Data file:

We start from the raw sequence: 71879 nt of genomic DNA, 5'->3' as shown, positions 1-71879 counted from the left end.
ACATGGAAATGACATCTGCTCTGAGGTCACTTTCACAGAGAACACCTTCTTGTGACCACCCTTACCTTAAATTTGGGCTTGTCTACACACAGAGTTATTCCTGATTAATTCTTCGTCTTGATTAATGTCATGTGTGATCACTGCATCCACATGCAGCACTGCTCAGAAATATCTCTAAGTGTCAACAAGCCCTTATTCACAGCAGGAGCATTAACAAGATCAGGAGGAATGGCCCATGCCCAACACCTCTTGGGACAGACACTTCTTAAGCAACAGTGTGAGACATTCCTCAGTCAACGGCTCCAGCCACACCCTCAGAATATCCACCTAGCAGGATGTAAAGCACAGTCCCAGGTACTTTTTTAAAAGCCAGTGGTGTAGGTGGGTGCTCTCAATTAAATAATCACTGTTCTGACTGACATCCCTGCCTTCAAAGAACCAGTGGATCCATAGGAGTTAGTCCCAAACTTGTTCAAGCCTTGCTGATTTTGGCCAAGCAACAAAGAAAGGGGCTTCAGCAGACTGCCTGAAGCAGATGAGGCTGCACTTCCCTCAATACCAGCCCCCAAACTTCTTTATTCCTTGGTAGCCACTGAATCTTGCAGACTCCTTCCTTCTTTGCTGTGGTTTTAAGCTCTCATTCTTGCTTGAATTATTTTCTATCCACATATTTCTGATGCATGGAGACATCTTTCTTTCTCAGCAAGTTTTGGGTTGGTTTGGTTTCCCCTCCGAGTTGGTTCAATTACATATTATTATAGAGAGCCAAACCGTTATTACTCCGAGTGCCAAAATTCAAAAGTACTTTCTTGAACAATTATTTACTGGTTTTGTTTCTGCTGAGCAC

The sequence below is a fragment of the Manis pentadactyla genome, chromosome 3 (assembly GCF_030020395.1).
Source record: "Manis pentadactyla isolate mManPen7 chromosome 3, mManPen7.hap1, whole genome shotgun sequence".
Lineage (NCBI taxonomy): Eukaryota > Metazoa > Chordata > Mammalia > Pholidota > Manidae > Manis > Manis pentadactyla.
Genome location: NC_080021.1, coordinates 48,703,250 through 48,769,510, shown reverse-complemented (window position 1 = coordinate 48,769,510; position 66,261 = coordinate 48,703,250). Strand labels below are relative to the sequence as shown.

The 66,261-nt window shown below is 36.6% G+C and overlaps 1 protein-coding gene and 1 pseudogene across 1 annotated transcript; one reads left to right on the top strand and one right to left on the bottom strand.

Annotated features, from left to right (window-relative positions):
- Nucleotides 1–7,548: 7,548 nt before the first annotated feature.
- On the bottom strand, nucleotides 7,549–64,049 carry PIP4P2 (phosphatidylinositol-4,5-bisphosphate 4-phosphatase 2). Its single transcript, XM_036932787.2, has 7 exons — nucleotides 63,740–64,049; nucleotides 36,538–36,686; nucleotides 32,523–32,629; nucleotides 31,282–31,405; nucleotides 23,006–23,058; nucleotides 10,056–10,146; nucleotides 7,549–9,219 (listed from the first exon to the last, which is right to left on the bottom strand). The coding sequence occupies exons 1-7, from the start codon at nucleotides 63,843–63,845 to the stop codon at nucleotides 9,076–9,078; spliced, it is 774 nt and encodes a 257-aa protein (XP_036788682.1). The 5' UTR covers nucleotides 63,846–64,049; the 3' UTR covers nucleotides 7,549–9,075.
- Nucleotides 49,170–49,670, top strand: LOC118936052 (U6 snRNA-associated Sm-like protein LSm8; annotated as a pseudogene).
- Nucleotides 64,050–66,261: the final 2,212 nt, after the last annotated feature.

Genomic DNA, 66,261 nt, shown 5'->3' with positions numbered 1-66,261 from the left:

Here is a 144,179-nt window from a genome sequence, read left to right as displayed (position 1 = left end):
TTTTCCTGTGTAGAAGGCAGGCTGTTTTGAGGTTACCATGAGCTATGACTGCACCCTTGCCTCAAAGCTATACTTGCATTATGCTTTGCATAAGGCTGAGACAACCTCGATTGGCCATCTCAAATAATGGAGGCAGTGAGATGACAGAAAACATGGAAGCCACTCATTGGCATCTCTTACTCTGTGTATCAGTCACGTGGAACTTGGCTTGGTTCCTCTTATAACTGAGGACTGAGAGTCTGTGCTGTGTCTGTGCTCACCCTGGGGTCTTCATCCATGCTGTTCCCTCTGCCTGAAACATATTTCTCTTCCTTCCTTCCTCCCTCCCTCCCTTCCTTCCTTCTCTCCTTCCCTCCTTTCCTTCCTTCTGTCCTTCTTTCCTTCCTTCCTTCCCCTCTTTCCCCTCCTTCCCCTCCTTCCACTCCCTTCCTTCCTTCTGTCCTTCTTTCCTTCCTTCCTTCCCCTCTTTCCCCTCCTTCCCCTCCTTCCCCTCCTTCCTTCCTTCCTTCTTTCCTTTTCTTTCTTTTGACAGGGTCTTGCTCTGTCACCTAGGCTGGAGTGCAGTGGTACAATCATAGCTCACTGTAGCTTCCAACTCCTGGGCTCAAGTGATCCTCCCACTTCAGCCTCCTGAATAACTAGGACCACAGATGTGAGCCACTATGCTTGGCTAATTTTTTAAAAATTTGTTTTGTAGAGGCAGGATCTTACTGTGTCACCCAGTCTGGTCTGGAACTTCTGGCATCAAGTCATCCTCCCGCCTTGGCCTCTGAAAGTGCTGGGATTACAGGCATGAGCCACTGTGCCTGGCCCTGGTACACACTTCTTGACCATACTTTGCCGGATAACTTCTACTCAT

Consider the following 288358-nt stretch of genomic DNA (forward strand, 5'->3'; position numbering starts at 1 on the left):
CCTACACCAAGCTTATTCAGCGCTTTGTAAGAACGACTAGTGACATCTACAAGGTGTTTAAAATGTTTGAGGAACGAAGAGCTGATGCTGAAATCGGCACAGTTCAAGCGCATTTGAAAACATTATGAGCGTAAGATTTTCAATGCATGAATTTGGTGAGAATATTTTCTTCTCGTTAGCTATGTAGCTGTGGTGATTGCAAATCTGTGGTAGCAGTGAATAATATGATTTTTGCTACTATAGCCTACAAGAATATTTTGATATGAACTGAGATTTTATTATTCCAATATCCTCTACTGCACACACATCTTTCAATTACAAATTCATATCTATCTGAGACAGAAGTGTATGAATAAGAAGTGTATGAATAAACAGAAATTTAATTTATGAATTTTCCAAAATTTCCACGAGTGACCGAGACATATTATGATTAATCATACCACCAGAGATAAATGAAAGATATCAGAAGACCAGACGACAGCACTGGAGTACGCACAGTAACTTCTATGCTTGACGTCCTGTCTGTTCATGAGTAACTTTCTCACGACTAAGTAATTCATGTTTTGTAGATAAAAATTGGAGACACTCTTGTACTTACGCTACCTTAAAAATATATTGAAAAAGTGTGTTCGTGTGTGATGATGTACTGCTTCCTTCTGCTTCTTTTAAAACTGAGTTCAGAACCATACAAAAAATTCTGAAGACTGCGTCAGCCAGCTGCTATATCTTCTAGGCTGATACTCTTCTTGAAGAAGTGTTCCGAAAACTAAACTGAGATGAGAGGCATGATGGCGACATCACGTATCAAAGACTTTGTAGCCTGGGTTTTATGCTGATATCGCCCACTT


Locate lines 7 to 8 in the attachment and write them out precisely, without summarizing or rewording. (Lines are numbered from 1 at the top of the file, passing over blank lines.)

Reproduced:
The 66,261-nt window shown below is 36.6% G+C and overlaps 1 protein-coding gene and 1 pseudogene across 1 annotated transcript; one reads left to right on the top strand and one right to left on the bottom strand.

Annotated features, from left to right (window-relative positions):